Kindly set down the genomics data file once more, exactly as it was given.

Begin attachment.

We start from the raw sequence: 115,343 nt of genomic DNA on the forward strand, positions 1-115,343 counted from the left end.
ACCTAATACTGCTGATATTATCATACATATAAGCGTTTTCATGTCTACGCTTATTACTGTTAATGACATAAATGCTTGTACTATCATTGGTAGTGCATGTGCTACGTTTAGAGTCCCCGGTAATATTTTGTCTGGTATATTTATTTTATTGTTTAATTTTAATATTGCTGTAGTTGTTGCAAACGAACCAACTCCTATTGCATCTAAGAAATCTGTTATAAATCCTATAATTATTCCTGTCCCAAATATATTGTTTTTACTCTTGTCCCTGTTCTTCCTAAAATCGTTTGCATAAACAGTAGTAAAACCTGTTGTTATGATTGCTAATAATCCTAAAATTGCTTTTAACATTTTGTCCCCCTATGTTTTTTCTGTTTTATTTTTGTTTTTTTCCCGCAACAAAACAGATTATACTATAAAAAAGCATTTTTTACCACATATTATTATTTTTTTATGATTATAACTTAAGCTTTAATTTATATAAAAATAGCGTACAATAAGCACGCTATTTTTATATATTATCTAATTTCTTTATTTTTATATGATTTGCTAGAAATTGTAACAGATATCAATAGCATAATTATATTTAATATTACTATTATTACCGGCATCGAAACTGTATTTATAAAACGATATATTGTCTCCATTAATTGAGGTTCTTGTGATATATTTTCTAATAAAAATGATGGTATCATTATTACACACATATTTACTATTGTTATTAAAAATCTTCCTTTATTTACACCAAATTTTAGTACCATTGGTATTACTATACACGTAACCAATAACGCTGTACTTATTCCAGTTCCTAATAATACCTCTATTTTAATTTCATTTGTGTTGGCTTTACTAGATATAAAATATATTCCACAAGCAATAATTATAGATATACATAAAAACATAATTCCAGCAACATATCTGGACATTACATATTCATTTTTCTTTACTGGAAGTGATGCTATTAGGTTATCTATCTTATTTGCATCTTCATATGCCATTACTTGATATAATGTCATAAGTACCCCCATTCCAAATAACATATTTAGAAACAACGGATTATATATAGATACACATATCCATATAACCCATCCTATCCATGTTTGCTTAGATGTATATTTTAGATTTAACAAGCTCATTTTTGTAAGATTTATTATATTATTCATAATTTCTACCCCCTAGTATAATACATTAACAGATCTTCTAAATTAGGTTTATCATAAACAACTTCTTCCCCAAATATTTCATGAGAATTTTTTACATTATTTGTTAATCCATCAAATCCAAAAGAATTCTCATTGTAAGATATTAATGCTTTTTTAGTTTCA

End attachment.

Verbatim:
We start from the raw sequence: 115,343 nt of genomic DNA on the forward strand, positions 1-115,343 counted from the left end.
ACCTAATACTGCTGATATTATCATACATATAAGCGTTTTCATGTCTACGCTTATTACTGTTAATGACATAAATGCTTGTACTATCATTGGTAGTGCATGTGCTACGTTTAGAGTCCCCGGTAATATTTTGTCTGGTATATTTATTTTATTGTTTAATTTTAATATTGCTGTAGTTGTTGCAAACGAACCAACTCCTATTGCATCTAAGAAATCTGTTATAAATCCTATAATTATTCCTGTCCCAAATATATTGTTTTTACTCTTGTCCCTGTTCTTCCTAAAATCGTTTGCATAAACAGTAGTAAAACCTGTTGTTATGATTGCTAATAATCCTAAAATTGCTTTTAACATTTTGTCCCCCTATGTTTTTTCTGTTTTATTTTTGTTTTTTTCCCGCAACAAAACAGATTATACTATAAAAAAGCATTTTTTACCACATATTATTATTTTTTTATGATTATAACTTAAGCTTTAATTTATATAAAAATAGCGTACAATAAGCACGCTATTTTTATATATTATCTAATTTCTTTATTTTTATATGATTTGCTAGAAATTGTAACAGATATCAATAGCATAATTATATTTAATATTACTATTATTACCGGCATCGAAACTGTATTTATAAAACGATATATTGTCTCCATTAATTGAGGTTCTTGTGATATATTTTCTAATAAAAATGATGGTATCATTATTACACACATATTTACTATTGTTATTAAAAATCTTCCTTTATTTACACCAAATTTTAGTACCATTGGTATTACTATACACGTAACCAATAACGCTGTACTTATTCCAGTTCCTAATAATACCTCTATTTTAATTTCATTTGTGTTGGCTTTACTAGATATAAAATATATTCCACAAGCAATAATTATAGATATACATAAAAACATAATTCCAGCAACATATCTGGACATTACATATTCATTTTTCTTTACTGGAAGTGATGCTATTAGGTTATCTATCTTATTTGCATCTTCATATGCCATTACTTGATATAATGTCATAAGTACCCCCATTCCAAATAACATATTTAGAAACAACGGATTATATATAGATACACATATCCATATAACCCATCCTATCCATGTTTGCTTAGATGTATATTTTAGATTTAACAAGCTCATTTTTGTAAGATTTATTATATTATTCATAATTTCTACCCCCTAGTATAATACATTAACAGATCTTCTAAATTAGGTTTATCATAAACAACTTCTTCCCCAAATATTTCATGAGAATTTTTTACATTATTTGTTAATCCATCAAATCCAAAAGAATTCTCATTGTAAGATATTAATGCTTTTTTAGTTTCA